In this post we discuss a circuit which can be used for transforming an ordinary music into a music with depth and echo effects. Generating an echo effect electronically involves a process in which an input signal is extended and then mixed with the original signal to create collapsing decaying effect, which ultimately results in creating an echo like effect on the sound.
By Rana Das
The standard method of digitally enhancing an audio signal to deliver an echo effect is by using some kind of delay line. This can produce a delay of between 100ms and 1 second, which is fed back to the input of the line for generating the echo effect.
The signal is subsequently fed several times, which gets weaker as the signal is supplied back to the input. This ultimately delivers a excellent example of a healthy echo and a very good audio effect. A distinct problem with this method is the cost of a delay line circuit.
A bucket brigade form of delay line, consisting some thousand delaying levels, is the cheapest technique however even with this approach the cost of the circuit may be quite high.
Nevertheless there can be a different option that is quite simple and cheap without a doubt. The tested results are generally not as nice as those using more modern strategies, that produce a genuine echo effect, but this can be a system really worth attempting if a true echo sound is not really achievable within your price range, or if you love tinkering with basic echo effects generator devices.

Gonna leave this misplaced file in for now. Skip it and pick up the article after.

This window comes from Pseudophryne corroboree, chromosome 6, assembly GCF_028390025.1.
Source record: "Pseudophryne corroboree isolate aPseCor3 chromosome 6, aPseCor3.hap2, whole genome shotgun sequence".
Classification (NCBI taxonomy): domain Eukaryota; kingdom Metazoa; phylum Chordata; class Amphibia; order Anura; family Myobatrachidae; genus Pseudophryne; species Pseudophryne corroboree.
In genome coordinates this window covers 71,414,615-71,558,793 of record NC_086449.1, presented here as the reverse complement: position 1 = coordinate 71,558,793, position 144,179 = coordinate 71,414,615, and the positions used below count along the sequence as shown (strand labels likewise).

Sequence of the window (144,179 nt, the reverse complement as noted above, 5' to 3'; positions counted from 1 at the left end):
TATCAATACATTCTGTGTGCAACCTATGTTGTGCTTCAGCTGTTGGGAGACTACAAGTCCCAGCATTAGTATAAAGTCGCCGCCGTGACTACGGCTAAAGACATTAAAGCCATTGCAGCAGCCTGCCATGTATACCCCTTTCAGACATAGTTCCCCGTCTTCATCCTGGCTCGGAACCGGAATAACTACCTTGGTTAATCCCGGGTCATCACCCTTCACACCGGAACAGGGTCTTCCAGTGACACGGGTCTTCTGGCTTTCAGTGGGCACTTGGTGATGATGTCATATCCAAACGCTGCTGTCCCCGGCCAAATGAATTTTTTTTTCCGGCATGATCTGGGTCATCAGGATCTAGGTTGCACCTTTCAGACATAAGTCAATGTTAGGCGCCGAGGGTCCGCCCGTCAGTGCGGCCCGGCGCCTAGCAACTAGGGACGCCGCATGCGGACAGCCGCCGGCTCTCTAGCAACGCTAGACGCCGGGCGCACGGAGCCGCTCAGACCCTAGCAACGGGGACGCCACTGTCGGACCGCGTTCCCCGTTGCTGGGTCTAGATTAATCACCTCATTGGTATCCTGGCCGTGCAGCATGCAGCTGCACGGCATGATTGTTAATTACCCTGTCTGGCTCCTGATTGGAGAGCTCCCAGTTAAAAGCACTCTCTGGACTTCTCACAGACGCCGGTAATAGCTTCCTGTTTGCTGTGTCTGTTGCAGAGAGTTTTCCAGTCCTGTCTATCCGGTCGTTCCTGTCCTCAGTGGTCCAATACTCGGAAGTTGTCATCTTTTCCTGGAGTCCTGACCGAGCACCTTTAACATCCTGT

The idea is to chop the input signal and feed this signal back to the input. This may look easy but the condition is that the actual audio signal must have little bit of decay in it, otherwise this modified echo tactics might fail to produce the intended good effects.
For example, for voice signals which do not have sufficient decay, this circuit may not be able to process the audio perfectly to produce good echo effects, although the results might be still quite acceptable to many.
Basic Component Working
A basic echo effect design built around a MOSFET Q1 becomes the heart of the circuit, as can be viewed in the circuit diagram. A MOSFET provides a extremely high drain-to-source resistance when the forward gate bias is zero (or minimal), however this resistance falls to around 2ohms when a forward gate bias of a couple of volts is given to the MOSFET gate.
In this circuit a voltage controlled attenuator (VCA) is created through R6 and the drain/source resistance of Q1. You can find hardly any voltage drop via R6 when Q1 is turned off, because of the high input impedance of the buffer amplifier created through IC2 and the components connected around it. Therefore the audio signal reaches the output practically without any attenuation.
However as soon as Q1 is turned on by pressing SW2, a large quantity of the input voltage drops around R6 and a substantial degree of attenuation (normally around 66dB) is generated.
Despite the fact that this echo effect generator is pretty primitive type of VCA, it is sufficient for your current application, and is equipped with a significant edge over the majority of the more advanced options.
This is because our design produces no DC shift at the output while the circuit switches through the high attenuation condition to the low attenuation condition, and vice versa.